The cast does a splendid job, even though there are a few times when the child actor is a bit hard to judge. This shouldn't be taken as "he's rubbish" or anything of that sort - indeed, I felt he did a rather believable and enjoyable job, it's more that occasionally his facial expression seems as though it might have changed a bit too subtle for myself to notice. This is particularly noticeable during his apology scene - so if you watch and get that far without getting the same feeling, then it's probably just me. As usual, good acting is pretty important for a drama - if they can't deliver those lines and interactions in a meaningful and believable way, then it really kills the drama itself, so it's good that these gears all clicked together.
There isn't a whole lot of fancy effects-work going on here. Costumes are period, which does help break from the norm of everyday modern attire, but nothing quite as lavish or outwardly interesting as the "fancier" kinds of period shows out there. The locales are well done, with Holmes' estate being particularly a peaceful and pleasant looking place, and the trip to Japan not trying to over or under sell the tragic bombing that took place. Even the main memory has interesting little things too look at - like a door that looks like a bookshelf - as it flows form scene to scene.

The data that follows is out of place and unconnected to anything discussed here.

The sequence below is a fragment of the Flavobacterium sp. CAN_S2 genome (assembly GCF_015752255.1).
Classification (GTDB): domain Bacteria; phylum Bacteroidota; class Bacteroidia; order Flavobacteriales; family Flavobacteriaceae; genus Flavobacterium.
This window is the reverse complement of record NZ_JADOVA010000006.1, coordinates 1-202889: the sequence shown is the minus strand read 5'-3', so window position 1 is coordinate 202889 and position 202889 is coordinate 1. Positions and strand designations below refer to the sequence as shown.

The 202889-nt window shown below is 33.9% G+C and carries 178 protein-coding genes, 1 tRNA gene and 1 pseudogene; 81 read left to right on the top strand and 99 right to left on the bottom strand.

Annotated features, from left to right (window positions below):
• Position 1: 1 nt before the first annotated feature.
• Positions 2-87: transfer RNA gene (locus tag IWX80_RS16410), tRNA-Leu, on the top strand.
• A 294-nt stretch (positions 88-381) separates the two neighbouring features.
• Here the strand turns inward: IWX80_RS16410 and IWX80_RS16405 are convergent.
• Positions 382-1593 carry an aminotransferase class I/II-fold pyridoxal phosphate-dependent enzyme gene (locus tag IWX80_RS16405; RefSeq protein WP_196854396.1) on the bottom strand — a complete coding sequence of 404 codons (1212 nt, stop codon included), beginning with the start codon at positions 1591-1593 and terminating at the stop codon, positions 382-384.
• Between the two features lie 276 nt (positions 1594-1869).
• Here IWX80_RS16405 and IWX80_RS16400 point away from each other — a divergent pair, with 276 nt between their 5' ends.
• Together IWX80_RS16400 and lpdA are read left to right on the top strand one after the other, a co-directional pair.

All in all, if you find yourself a Sherlock Holmes kind of person, I feel like you'd enjoy this take. It is based upon a story (mentioned in it's opening credits, although admittedly forgotten by me as I had not read it before and therefore for review purposes I couldn't add anything by remembering it), so how faithful it is could boost or dampen some folks enjoyment levels. Drama fans will enjoy it for it's well handled actors and inter-weaved plot navigation, but action fans might be a little less impressed by it's more slow and thought out pacing. As long as you don't go in it expecting a lot of Watson, you should have a pretty decent time.